More than 200 workers at Vancouver’s Rosewood Hotel Georgia went on strike September 22, and they plan to remain on strike for an “indefinite” period of time, according to their union. The workers join nearly 1,000 counterparts who went on strike September 19 at the Hyatt Regency, Westin Bayshore and Pinnacle Hotel Harbourfront.
No bargaining is currently taking place between the union, Unite Here Local 40, and management at any of the four hotels.
“Without a contract for eight months, the workers are demanding respect and working conditions which match the five-star service they provide on a daily basis to the hotel’s clientele," said union spokesperson Sharan Pawa.
The Rosewood Hotel Georgia sent BIV a statement saying that it is committed "to achieving a fair and reasonable collective agreement that protects the rights and improves the wages and working conditions of employees."
It added that it is proposing to include panic buttons for employees who work in food and beverage, as well as in housekeeping. That initiative is to address concerns that some employees have voiced about sexual harassment being a problem at the 92-year-old hotel.
The hotel is also committed to create the position of a safety representative, who would work 15 hours per week for three months to investigate safety, discrimination and harassment issues in the workplace. It is also willing to have a permanent committee that has representatives from the union and from management provide recommendations to ensure a safe workplace free of harassment.
BIV went to the hotel and spoke with picketers as well as guests and a corporate client on that day. Hyatt Regency workers are in the same bargaining collective as those at the Westin Bayshore and the Pinnacle Hotel Harbourfront, All of those workers have been without a contract for about 14 months.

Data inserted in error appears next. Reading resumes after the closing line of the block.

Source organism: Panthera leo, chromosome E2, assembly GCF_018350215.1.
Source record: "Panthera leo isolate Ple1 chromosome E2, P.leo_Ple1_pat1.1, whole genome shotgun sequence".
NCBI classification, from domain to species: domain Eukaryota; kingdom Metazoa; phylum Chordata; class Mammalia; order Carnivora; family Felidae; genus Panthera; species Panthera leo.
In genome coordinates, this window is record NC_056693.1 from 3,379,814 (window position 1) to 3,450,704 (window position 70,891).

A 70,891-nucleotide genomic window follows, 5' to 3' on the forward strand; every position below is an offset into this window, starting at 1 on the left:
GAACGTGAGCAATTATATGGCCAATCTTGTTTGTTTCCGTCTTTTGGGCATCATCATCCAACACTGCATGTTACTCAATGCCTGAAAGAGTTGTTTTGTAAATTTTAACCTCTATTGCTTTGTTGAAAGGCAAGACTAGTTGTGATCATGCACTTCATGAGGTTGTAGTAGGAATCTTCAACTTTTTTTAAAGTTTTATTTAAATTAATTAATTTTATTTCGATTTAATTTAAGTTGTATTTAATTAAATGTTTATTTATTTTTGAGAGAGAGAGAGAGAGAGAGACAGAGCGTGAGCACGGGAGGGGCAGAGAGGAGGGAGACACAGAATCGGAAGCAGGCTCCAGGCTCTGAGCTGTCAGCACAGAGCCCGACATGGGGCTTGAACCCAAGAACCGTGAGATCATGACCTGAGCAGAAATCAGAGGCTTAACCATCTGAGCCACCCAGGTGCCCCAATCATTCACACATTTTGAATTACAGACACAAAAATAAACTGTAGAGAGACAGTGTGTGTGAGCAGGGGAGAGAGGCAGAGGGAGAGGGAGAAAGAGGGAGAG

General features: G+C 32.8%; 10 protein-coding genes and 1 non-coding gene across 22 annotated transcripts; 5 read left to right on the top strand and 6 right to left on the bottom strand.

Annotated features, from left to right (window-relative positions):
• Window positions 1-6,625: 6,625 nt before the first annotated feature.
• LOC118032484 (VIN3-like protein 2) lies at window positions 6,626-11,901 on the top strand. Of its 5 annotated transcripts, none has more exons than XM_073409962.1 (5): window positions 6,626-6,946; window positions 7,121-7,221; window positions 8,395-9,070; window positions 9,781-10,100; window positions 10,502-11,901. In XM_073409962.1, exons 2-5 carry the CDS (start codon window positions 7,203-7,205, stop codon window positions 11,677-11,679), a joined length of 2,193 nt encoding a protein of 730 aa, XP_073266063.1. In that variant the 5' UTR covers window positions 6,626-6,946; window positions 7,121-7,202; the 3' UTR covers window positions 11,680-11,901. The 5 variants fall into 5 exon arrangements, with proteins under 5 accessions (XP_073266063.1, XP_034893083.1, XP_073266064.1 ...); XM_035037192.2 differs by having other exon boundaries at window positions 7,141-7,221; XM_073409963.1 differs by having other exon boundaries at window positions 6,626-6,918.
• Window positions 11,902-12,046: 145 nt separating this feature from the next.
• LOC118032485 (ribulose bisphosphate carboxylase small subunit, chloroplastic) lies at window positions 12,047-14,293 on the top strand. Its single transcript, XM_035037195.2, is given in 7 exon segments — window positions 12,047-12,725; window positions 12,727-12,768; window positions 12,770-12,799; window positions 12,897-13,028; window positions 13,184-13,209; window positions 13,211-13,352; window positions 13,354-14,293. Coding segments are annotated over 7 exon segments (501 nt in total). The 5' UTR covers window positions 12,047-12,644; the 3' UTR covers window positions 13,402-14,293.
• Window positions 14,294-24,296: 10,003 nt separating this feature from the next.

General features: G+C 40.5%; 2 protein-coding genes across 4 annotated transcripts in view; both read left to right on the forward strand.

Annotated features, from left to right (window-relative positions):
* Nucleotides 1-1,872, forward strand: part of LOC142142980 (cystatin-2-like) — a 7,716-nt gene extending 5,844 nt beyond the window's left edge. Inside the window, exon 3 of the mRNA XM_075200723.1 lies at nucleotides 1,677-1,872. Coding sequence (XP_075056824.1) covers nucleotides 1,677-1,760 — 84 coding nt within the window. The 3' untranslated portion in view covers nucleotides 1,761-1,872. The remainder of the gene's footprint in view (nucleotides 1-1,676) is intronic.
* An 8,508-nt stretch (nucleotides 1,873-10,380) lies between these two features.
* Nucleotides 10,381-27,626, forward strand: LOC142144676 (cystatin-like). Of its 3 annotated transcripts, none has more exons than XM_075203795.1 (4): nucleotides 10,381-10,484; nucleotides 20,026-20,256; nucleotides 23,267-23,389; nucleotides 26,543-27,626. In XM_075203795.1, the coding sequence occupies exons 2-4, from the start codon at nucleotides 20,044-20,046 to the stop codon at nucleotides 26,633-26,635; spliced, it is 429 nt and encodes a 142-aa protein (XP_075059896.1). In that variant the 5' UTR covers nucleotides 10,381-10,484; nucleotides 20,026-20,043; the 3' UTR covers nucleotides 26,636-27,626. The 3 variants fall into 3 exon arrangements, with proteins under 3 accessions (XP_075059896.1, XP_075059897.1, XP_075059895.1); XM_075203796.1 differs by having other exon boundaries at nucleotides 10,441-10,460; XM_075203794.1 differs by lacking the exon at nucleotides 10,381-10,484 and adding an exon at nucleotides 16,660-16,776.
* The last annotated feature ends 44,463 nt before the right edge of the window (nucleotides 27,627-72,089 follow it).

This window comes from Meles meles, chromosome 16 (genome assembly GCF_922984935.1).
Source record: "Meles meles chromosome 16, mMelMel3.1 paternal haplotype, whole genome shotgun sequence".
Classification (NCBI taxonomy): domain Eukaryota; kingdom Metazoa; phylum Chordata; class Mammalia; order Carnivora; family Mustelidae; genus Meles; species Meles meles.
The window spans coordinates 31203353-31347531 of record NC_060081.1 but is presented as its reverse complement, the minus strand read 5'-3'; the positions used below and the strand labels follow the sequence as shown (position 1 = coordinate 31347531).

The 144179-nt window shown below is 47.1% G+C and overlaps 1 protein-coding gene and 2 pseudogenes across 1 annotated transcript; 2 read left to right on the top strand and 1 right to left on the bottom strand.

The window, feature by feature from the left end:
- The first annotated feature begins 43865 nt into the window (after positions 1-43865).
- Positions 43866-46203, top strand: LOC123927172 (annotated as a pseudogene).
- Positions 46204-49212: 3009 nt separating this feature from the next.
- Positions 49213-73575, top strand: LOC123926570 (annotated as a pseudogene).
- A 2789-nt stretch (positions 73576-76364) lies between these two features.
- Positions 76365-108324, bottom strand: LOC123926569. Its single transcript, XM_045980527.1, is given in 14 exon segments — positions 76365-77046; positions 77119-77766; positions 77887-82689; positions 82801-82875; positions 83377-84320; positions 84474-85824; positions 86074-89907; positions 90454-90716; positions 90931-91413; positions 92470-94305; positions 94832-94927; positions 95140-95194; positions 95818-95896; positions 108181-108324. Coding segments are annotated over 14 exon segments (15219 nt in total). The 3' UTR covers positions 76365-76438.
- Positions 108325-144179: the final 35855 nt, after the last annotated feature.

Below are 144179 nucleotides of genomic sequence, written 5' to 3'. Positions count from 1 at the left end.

The Hyatt’s vice-president of labour relations for the Americas has sent BIV several statements, with the most recent one being on September 21.
This was the first statement in which he dove into specifics of the bargaining.
“Hyatt, along with the other members of the GVHEA [Greater Vancouver Hotel Employers’ Association,] has proposed a 15% pay increase over a four-year period, which is unprecedented for hospitality workers in Vancouver,” he said. “We also indicated that Hyatt Regency Vancouver would agree to stronger health and safety resources, including personal distress devices.”
The union, he said, has rejected these offers. He added that his team met with the union 26 times since early 2018 with the intent to come to a fair agreement.
During those meetings, the union, “made little-to-no movement toward an agreement.”
Pawa, in contrast, said the workers at the Hyatt and the other two hotels that launched job action last week are “fighting for safe and sustainable jobs.”
She added that “workload issues remain a priority in this labour dispute – the systemic cutting of hours in a growing hotel industry has left employees with unsafe and unsustainable workload levels, while expectations for top-tier service in Vancouver continues to rise.”
Workers at the Four Seasons Hotel are also without a contract but no strike action is expected because the hotel plans to close permanently in January.